Is the pork barrel back?

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Is the pork barrel back?

Today, the Blue House announces what infrastructure projects the government plans to exempt from the required preliminary validity survey before their implementation. The exemption targets 33 projects amounting to a 61.25 trillion won ($54.7 billion) budget — including the construction of highways, railways and airports — that 17 local governments requested the central government approve without preliminary checkups. In a New Year’s press conference, President Moon Jae-in raised the issue of exemptions to help develop relatively underdeveloped regions for a balanced national development.

Moon based his decision on the need for balanced regional development and economic recovery. No doubt our local economies are much worse than Seoul’s. However, is the exemption really the best way to achieve that goal? The preliminary survey was introduced in 1999 to assess the effect of infrastructure projects costing over 50 billion won without wasting money. We are perplexed to see the government take the lead in the setback.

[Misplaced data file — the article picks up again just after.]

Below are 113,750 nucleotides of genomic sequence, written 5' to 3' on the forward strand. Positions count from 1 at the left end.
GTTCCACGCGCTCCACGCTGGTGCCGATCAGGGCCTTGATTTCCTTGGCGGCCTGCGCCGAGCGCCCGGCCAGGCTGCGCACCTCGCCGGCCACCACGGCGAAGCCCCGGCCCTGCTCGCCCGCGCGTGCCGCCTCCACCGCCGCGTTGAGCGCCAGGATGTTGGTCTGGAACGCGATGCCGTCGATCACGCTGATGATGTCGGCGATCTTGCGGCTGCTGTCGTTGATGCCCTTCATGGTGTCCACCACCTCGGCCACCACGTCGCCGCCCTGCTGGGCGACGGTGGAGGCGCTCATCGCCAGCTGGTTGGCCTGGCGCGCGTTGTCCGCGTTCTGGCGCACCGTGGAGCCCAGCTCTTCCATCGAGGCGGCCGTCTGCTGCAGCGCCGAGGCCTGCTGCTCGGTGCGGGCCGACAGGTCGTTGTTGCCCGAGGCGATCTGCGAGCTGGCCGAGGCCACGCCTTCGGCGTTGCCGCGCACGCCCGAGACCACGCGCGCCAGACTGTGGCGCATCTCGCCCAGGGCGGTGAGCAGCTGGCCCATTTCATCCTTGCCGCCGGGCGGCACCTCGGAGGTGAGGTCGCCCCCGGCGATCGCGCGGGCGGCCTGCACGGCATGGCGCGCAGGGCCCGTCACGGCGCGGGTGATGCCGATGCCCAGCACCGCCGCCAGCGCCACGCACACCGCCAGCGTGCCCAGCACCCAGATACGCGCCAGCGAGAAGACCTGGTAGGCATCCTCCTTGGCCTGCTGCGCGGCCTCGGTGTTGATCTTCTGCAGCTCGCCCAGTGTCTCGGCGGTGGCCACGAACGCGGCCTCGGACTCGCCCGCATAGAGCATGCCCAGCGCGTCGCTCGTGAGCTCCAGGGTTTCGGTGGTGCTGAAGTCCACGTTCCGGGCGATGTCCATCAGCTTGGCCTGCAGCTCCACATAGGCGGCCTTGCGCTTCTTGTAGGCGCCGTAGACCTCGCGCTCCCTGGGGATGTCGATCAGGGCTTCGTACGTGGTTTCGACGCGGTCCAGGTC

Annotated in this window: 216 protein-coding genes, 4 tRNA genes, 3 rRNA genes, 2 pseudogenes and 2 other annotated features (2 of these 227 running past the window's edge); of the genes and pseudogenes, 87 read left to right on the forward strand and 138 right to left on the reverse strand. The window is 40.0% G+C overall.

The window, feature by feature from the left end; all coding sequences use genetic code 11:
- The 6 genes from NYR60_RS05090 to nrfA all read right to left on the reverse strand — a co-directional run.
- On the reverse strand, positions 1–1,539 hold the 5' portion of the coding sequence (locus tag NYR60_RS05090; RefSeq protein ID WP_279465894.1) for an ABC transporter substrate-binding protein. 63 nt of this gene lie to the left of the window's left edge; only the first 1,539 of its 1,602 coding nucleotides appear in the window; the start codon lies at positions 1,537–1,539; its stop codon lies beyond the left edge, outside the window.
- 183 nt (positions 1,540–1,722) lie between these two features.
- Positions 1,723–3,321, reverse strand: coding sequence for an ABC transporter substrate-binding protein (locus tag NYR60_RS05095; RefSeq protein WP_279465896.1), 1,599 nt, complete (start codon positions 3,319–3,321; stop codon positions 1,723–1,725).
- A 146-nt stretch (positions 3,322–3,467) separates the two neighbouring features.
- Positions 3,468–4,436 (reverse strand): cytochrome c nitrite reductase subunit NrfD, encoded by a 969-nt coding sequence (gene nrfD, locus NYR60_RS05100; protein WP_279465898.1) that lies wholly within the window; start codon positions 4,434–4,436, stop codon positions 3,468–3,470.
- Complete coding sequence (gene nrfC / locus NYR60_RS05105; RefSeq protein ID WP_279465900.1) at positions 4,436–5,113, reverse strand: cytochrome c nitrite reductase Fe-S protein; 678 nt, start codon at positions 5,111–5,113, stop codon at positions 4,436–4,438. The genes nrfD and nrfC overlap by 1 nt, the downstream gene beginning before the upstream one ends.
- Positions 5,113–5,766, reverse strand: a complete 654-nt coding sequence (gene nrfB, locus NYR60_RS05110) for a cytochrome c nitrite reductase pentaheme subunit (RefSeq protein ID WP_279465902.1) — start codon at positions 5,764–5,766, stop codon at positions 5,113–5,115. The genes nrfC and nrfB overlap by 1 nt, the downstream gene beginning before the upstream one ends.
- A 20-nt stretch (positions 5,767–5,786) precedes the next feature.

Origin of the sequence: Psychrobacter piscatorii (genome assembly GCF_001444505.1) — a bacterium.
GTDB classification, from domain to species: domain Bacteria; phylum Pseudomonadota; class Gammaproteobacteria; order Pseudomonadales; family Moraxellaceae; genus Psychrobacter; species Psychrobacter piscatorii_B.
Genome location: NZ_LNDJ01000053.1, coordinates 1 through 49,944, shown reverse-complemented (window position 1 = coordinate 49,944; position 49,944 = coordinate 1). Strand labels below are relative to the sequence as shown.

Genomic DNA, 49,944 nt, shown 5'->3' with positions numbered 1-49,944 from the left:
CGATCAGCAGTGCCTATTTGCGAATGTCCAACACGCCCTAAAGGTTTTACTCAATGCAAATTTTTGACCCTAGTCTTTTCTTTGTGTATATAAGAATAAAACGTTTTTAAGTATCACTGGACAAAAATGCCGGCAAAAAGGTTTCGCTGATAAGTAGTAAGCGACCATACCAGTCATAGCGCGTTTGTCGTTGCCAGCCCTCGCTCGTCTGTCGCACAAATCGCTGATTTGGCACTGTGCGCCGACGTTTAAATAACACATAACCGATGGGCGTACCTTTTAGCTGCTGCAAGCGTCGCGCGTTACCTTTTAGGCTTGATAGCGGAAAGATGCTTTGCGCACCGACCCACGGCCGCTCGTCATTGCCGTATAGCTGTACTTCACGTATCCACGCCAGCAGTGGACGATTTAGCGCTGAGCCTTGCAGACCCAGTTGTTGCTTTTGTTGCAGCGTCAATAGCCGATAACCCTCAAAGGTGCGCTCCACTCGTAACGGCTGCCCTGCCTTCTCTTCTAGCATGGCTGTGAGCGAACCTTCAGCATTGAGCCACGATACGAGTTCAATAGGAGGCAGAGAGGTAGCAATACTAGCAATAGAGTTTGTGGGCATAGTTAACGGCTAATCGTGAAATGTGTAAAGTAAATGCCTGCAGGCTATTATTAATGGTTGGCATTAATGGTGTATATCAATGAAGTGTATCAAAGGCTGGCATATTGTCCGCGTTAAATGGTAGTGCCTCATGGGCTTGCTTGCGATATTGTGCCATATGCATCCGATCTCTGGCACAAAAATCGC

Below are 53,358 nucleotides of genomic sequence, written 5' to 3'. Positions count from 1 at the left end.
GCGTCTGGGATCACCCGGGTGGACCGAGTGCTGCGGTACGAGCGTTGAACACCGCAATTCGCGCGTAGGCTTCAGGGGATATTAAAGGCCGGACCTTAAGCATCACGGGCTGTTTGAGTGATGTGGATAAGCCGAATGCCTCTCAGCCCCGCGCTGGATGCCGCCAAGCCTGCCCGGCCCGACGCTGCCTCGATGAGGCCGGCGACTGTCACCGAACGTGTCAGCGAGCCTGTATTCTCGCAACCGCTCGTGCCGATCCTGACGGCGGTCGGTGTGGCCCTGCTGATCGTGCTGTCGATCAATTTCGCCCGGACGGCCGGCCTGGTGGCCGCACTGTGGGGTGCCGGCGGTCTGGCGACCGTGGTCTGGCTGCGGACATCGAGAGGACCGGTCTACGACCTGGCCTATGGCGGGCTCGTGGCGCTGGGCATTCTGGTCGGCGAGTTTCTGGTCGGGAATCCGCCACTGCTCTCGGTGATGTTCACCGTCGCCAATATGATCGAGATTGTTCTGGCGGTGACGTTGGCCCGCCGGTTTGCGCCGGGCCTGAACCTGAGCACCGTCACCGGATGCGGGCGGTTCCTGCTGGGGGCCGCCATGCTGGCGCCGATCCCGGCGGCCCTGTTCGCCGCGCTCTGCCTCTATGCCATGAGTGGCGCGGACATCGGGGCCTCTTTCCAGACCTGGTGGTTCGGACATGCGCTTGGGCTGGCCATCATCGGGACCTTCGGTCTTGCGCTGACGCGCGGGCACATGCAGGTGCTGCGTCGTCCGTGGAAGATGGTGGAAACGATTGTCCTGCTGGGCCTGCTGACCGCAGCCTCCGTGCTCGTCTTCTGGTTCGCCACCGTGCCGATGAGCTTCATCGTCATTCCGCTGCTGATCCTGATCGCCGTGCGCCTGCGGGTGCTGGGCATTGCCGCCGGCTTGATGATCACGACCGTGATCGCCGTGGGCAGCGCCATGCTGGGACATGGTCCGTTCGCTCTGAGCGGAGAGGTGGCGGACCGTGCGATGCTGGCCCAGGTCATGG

A considerable number of local infrastructure projects that have been pushed without the preliminary survey ended up failing, as seen in the case of the four-river restoration project in 2009 and the construction of Formula 1 circuits in Yeongam, South Jeolla, in 2010 under the Lee Myung-bak administration. The four rivers are ridiculed for turning into a “green algae latte” and the F1 race tracks are in ruins. The exemption is nothing less than pork-barreling at the expense of taxes. The government can hardly avoid the suspicion that it is bent on getting votes in the election next year.

It is not yet clear how many of the regional infrastructure projects will be exempted from preliminary scrutiny. However, according to an analysis by the Citizens’ Coalition for Economic Justice, the amount is estimated to reach 41.52 trillion won. If you add that sum to the 29 trillion won already exempted by the government, that’s on par with what the Lee administration exempted during his term. As an opposition lawmaker, Moon criticized the administration whenever it kicked off a massive social overhead capital (SOC) project. He even vowed to not start any civil engineering projects to stimulate the economy.

If he breaks his promise, how could the government secure the legitimacy of its budget execution down the road? It will not only force the central government to dry up its coffers, but also lead to a lax work ethic among local governments. The government must consider its priorities before announcing what it will exempt.

JoongAng Ilbo, Jan. 29, Page 30
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